With respect to immunization, Ottawa’s limited responsibility involved ensuring the quality of the vaccine products used, offering the provinces a chance to buy the vaccines in bulk, and providing “guidance” on vaccination schedules (2) – hence the Canadian “vaccine patchwork” still in place today (3). With the introduction of Medicare in 1970, public health in Quebec was part of a system that did not adequately fund vaccinations and led public health officials to prioritize one vaccine over another in order to deliver a universal vaccination program. This was the case with the rubella vaccine before the widespread use of MMR (measles, mumps, rubella) vaccine use in 1977. In 1973, the number of vaccinations against rubella was twice as high as the number of vaccinations against measles in the province. Some general practitioners and pediatricians also thought that preventing rubella was “more important” than avoiding measles. Despite the existence of a universal measles immunization program from 1970, the measles vaccine was not necessarily accessible in Quebec at the time: many vaccination clinics and clinicians did not provide it free of charge or on a regular basis.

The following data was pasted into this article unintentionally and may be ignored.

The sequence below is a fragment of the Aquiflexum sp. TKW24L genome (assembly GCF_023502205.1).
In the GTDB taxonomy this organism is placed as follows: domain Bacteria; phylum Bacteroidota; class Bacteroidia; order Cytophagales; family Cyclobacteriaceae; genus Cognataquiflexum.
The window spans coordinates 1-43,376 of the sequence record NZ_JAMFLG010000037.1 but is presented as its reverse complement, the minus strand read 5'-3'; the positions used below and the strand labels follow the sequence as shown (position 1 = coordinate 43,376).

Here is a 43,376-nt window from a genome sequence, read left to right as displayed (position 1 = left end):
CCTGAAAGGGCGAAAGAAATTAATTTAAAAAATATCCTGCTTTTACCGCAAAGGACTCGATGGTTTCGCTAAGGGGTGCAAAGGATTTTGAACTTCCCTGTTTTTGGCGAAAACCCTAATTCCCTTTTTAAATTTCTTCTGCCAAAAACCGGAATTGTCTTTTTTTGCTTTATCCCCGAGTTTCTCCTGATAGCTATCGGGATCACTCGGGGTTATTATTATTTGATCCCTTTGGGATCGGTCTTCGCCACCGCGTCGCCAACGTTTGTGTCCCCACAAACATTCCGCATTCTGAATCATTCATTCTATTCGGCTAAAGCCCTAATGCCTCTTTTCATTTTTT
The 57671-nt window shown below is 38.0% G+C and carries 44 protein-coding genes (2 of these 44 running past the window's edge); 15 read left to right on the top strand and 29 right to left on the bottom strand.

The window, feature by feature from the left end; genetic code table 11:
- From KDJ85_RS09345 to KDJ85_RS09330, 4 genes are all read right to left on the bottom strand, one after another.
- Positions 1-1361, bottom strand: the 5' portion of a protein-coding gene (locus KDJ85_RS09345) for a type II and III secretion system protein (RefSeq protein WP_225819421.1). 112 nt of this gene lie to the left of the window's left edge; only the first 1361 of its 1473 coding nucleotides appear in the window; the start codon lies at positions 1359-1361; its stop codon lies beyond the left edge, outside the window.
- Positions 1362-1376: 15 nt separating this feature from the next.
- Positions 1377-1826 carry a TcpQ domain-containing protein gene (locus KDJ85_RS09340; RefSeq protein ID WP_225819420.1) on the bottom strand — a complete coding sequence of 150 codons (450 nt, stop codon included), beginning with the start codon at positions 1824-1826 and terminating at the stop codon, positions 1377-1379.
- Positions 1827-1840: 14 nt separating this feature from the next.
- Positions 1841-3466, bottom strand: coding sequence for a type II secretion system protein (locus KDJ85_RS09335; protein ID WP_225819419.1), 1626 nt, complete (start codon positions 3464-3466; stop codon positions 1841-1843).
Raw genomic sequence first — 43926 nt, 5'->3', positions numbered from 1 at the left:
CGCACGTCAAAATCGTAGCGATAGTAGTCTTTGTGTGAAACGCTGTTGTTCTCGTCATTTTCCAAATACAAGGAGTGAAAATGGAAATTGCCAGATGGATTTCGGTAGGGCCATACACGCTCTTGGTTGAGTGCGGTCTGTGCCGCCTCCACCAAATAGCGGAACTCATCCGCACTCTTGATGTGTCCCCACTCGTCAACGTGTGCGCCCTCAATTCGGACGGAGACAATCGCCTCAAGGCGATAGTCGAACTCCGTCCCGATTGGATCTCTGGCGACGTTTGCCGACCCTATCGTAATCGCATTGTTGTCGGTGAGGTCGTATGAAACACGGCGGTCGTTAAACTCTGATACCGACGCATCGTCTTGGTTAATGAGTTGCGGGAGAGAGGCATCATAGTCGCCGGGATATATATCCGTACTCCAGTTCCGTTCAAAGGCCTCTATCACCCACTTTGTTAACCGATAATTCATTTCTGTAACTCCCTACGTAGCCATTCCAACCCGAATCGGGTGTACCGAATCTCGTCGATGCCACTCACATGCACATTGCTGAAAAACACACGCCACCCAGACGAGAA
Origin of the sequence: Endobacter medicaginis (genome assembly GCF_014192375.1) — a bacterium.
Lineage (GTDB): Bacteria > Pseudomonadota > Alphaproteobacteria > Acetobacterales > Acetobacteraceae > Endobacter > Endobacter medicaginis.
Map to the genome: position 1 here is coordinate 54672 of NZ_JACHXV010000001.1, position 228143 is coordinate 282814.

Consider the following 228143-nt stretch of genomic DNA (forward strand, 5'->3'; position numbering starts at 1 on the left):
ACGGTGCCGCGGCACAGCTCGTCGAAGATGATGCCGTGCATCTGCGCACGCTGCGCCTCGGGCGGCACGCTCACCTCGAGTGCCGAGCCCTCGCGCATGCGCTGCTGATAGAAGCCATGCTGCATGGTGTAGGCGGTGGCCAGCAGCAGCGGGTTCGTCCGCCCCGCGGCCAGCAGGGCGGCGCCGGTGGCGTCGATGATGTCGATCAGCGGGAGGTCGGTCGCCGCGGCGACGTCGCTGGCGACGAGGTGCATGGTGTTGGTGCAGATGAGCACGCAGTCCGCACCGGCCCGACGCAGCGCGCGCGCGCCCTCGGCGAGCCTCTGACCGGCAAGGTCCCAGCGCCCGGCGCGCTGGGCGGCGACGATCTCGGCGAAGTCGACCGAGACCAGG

In the 1970s, Local Community Health Centres (or Centres locaux de santé communautaire, CLSC) were looking to establish their identity within Medicare. By relying on frontline interventions aimed at the social determinants of health, influenced by the Lalonde Report (4), some CLSCs reinforced accessibility barriers to immunization. To the CLSCs, vaccinating children was not necessarily a priority. Critiques of these new health structures – with which reviewers were not familiar with – in the 1970s and 1980s echoed misunderstandings or hesitancies regarding the importance of mass immunization or the importance of a vaccine in particular, notably those from a minority of activists (parents, physicians, alternative therapists) who were advocating for “medical freedom” and care options outside of biomedicine. In late 1976, the Parti Québécois rose to power for the first time, just as the “swine flu” crisis was unfolding (5). At that time, some nationalists, including chiropractors, naturopaths, and people from the local cultural scene, promoted the idea of a “new man” ‒ one who avoided pharmaceuticals, as they were thought to be toxic. Some of them joined women in their fight for medical choice, against over-medicalization, and for the recognition of midwifery. It was also under these conditions that measles seemed to be less problematic than the biotechnology, the vaccine that was supposed to protect against it. Rhetoric on the necessity of eradicating the infectious disease – a dangerous disease because of its complications, costly in terms of hospital stays, days off work and school days (6), composed by North American epidemiologists and the American pharmaceutical industry – was therefore poorly received by parents.